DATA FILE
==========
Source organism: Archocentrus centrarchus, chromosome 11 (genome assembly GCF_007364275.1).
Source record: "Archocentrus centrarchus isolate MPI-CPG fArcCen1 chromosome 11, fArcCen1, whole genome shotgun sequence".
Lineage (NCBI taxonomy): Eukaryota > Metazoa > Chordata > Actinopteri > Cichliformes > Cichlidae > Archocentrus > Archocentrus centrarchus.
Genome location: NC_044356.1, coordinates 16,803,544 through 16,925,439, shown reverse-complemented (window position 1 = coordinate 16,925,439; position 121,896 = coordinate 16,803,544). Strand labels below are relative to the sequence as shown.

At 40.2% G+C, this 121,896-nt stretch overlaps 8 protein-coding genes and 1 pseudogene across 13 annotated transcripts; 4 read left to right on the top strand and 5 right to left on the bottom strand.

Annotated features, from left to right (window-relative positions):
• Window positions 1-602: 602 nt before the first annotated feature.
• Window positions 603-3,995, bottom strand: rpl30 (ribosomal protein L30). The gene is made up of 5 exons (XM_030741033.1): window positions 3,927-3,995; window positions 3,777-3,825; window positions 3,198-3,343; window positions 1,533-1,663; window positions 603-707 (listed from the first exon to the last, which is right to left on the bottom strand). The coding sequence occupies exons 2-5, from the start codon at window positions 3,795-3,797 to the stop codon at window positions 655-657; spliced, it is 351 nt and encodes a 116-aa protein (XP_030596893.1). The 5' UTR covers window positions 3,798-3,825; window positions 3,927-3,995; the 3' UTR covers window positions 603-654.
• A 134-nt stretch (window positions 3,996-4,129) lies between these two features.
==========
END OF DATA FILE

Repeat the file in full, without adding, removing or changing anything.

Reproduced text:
Source organism: Archocentrus centrarchus, chromosome 11 (genome assembly GCF_007364275.1).
Source record: "Archocentrus centrarchus isolate MPI-CPG fArcCen1 chromosome 11, fArcCen1, whole genome shotgun sequence".
Lineage (NCBI taxonomy): Eukaryota > Metazoa > Chordata > Actinopteri > Cichliformes > Cichlidae > Archocentrus > Archocentrus centrarchus.
Genome location: NC_044356.1, coordinates 16,803,544 through 16,925,439, shown reverse-complemented (window position 1 = coordinate 16,925,439; position 121,896 = coordinate 16,803,544). Strand labels below are relative to the sequence as shown.

At 40.2% G+C, this 121,896-nt stretch overlaps 8 protein-coding genes and 1 pseudogene across 13 annotated transcripts; 4 read left to right on the top strand and 5 right to left on the bottom strand.

Annotated features, from left to right (window-relative positions):
• Window positions 1-602: 602 nt before the first annotated feature.
• Window positions 603-3,995, bottom strand: rpl30 (ribosomal protein L30). The gene is made up of 5 exons (XM_030741033.1): window positions 3,927-3,995; window positions 3,777-3,825; window positions 3,198-3,343; window positions 1,533-1,663; window positions 603-707 (listed from the first exon to the last, which is right to left on the bottom strand). The coding sequence occupies exons 2-5, from the start codon at window positions 3,795-3,797 to the stop codon at window positions 655-657; spliced, it is 351 nt and encodes a 116-aa protein (XP_030596893.1). The 5' UTR covers window positions 3,798-3,825; window positions 3,927-3,995; the 3' UTR covers window positions 603-654.
• A 134-nt stretch (window positions 3,996-4,129) lies between these two features.